Niche differentiation among sulfur-oxidizing bacterial populations in cave waters

Jennifer L. Macalady, Sharmishtha Dattagupta, Irene Schaperdoth, Daniel S. Jones, Greg K. Druschel, Danielle Eastman

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117 Scopus citations


The sulfidic Frasassi cave system affords a unique opportunity to investigate niche relationships among sulfur-oxidizing bacteria, including epsilonproteobacterial clades with no cultivated representatives. Oxygen and sulfide concentrations in the cave waters range over more than two orders of magnitude as a result of seasonally and spatially variable dilution of the sulfidic groundwater. A full-cycle rRNA approach was used to quantify dominant populations in biofilms collected in both diluted and undiluted zones. Sulfide concentration profiles within biofilms were obtained in situ using microelectrode voltammetry. Populations in rock-attached streamers depended on the sulfide/oxygen supply ratio of bulk water (r0.97; P0.0001). Filamentous epsilonproteobacteria dominated at high sulfide to oxygen ratios (150), whereas Thiothrix dominated at low ratios (75). In contrast, Beggiatoa was the dominant group in biofilms at the sediment-water interface regardless of sulfide and oxygen concentrations or supply ratio. Our results highlight the versatility and ecological success of Beggiatoa in diffusion-controlled niches, and demonstrate that high sulfide/oxygen ratios in turbulent water are important for the growth of filamentous epsilonproteobacteria.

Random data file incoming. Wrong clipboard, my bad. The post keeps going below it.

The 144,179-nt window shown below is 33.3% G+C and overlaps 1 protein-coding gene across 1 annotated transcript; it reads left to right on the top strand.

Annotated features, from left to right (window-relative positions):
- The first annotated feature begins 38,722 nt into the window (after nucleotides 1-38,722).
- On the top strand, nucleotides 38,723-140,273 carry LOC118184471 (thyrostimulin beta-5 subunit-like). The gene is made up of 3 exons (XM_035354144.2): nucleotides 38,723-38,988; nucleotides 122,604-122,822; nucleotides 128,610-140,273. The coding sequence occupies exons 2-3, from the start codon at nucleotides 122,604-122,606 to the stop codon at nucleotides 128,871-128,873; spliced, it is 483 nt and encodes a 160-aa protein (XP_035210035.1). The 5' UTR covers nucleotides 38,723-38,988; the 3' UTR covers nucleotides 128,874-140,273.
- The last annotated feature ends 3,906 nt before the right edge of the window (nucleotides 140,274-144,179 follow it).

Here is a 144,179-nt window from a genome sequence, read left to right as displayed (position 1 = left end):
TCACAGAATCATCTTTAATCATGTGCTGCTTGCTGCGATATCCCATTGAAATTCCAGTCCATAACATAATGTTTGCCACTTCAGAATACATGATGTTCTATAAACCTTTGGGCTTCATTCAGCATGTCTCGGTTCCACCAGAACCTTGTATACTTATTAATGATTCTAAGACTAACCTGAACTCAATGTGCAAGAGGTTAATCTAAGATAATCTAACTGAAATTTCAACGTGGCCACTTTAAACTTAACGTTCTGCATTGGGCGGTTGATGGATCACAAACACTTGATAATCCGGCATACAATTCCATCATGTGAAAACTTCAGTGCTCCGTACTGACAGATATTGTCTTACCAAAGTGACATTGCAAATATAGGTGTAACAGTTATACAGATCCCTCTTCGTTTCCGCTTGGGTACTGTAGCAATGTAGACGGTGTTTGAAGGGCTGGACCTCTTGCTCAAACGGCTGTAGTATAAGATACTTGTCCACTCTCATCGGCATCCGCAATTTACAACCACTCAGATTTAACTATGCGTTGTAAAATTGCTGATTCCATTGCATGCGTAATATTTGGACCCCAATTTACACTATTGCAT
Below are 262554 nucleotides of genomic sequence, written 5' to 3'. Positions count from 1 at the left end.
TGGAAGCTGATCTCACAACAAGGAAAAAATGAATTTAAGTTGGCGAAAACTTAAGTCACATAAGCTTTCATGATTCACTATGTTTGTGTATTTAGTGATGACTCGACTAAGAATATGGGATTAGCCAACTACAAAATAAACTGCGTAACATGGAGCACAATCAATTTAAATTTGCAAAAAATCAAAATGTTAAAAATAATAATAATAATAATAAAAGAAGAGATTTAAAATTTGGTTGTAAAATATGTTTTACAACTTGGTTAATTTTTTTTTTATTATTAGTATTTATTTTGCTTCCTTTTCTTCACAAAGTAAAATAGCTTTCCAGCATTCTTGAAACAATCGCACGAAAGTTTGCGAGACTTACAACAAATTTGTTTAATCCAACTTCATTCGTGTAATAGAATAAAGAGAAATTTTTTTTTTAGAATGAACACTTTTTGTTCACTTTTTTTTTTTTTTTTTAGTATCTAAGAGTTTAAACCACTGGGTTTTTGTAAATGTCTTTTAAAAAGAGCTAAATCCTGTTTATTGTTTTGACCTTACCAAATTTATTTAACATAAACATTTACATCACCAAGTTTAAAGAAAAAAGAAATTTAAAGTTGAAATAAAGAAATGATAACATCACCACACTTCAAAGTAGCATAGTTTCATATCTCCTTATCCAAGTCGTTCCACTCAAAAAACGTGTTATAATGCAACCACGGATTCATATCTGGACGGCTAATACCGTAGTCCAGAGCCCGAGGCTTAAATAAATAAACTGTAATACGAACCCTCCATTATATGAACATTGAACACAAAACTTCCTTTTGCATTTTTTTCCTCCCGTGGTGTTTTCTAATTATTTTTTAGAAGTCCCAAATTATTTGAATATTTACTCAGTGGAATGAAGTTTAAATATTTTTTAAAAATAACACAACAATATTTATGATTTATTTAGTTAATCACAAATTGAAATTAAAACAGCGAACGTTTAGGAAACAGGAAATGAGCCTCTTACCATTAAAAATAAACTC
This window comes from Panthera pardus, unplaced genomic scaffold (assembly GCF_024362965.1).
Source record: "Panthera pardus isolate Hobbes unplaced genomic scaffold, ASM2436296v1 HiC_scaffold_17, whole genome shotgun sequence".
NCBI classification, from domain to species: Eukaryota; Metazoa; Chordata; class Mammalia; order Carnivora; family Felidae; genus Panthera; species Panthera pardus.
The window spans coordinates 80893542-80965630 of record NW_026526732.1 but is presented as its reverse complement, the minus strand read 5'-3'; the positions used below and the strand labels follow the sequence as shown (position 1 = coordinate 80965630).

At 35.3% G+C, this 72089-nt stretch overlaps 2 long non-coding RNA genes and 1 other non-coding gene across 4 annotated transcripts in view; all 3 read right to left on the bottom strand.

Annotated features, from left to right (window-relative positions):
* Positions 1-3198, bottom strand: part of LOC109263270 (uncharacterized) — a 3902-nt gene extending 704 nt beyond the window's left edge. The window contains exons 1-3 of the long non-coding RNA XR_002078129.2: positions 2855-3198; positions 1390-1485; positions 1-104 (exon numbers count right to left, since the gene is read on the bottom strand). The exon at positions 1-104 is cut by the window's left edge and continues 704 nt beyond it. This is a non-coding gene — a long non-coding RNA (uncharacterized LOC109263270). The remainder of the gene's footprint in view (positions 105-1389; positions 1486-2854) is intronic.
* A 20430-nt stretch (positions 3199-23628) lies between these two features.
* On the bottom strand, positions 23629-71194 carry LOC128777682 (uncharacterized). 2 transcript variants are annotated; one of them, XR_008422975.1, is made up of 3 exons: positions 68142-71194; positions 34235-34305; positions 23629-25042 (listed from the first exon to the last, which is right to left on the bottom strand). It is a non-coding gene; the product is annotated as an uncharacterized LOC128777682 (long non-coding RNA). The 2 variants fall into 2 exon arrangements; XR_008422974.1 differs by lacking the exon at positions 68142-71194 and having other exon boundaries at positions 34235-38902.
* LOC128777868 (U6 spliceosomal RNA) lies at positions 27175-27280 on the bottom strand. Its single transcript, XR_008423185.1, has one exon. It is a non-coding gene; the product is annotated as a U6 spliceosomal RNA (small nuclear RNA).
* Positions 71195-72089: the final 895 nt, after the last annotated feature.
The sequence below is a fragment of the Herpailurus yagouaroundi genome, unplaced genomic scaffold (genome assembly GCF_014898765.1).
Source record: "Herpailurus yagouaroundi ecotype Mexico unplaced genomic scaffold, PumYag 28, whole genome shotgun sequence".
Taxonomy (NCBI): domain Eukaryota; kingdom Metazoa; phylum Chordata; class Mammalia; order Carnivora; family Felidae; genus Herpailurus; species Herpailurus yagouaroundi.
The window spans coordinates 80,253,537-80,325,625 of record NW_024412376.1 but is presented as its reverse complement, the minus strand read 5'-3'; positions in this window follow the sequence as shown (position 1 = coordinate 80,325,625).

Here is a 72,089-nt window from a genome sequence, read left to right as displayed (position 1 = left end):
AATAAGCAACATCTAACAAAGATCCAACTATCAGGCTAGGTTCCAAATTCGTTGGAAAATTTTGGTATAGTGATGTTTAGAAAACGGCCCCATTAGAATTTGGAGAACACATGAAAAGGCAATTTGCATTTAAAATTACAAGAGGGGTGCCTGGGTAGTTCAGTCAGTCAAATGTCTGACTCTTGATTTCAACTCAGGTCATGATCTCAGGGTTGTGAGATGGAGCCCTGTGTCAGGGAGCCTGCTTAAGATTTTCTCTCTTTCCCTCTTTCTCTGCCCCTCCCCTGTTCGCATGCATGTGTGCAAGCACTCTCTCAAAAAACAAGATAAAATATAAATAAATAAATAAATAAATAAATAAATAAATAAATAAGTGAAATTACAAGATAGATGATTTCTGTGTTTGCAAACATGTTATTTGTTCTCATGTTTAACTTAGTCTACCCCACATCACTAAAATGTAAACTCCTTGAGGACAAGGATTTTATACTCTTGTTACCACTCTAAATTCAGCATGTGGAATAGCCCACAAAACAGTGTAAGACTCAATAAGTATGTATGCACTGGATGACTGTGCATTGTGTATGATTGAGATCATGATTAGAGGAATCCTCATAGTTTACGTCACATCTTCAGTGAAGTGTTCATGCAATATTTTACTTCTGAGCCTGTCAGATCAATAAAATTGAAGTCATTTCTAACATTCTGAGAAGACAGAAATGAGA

Original languageEnglish (US)
Pages (from-to)590-601
Number of pages12
JournalISME Journal
Issue number6
StatePublished - Jun 2008

Bibliographical note

Funding Information:
This paper was improved by the comments of three anonymous reviewers. We thank A Montanari for logistical support and the use of facilities and laboratory space at the Osservatorio Geologico di Coldigioco (Italy) and S Mariani, S Galdenzi and S Cerioni for expert advice and field assitance. We also thank P D’Eugenio, M Mainiero, S Recanatini, R Hegemann, H Albrecht, K Freeman and R Grymes for assistance in the field. We thank B Thomas and J Moore for water analyses, and L Albertson and T Stoffer for laboratory assistance. E Fleming provided valuable comments on the paper. DE contributed to this research as an undergraduate student and was supported in 2006 by a Barrett Foundation scholarship. This work was supported by grants to JLM from the Biogeosciences Program of the National Science Foundation (EAR 0311854 and EAR 0527046) and NASA NAI (NNA04CC06A). GKD acknowledges support from the American Chemical Society Petroleum Research Fund (43356-GB2) and NSF-EPS-CoR-VT (EPS 0236976).


  • Beggiatoa
  • Epsilonproteobacteria
  • Frasassi cave
  • Microelectrode voltammetry
  • Thiothrix
  • Thiovirga

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